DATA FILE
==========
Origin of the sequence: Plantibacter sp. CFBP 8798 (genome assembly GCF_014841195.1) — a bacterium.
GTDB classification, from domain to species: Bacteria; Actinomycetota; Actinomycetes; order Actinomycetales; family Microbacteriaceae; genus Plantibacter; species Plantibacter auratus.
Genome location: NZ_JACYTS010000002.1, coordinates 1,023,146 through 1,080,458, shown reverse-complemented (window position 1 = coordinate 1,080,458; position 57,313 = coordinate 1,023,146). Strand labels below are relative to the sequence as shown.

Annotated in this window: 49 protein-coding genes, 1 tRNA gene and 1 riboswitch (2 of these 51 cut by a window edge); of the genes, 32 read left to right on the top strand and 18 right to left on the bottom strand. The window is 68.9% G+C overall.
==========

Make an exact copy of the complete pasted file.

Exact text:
Origin of the sequence: Plantibacter sp. CFBP 8798 (genome assembly GCF_014841195.1) — a bacterium.
GTDB classification, from domain to species: Bacteria; Actinomycetota; Actinomycetes; order Actinomycetales; family Microbacteriaceae; genus Plantibacter; species Plantibacter auratus.
Genome location: NZ_JACYTS010000002.1, coordinates 1,023,146 through 1,080,458, shown reverse-complemented (window position 1 = coordinate 1,080,458; position 57,313 = coordinate 1,023,146). Strand labels below are relative to the sequence as shown.

Annotated in this window: 49 protein-coding genes, 1 tRNA gene and 1 riboswitch (2 of these 51 cut by a window edge); of the genes, 32 read left to right on the top strand and 18 right to left on the bottom strand. The window is 68.9% G+C overall.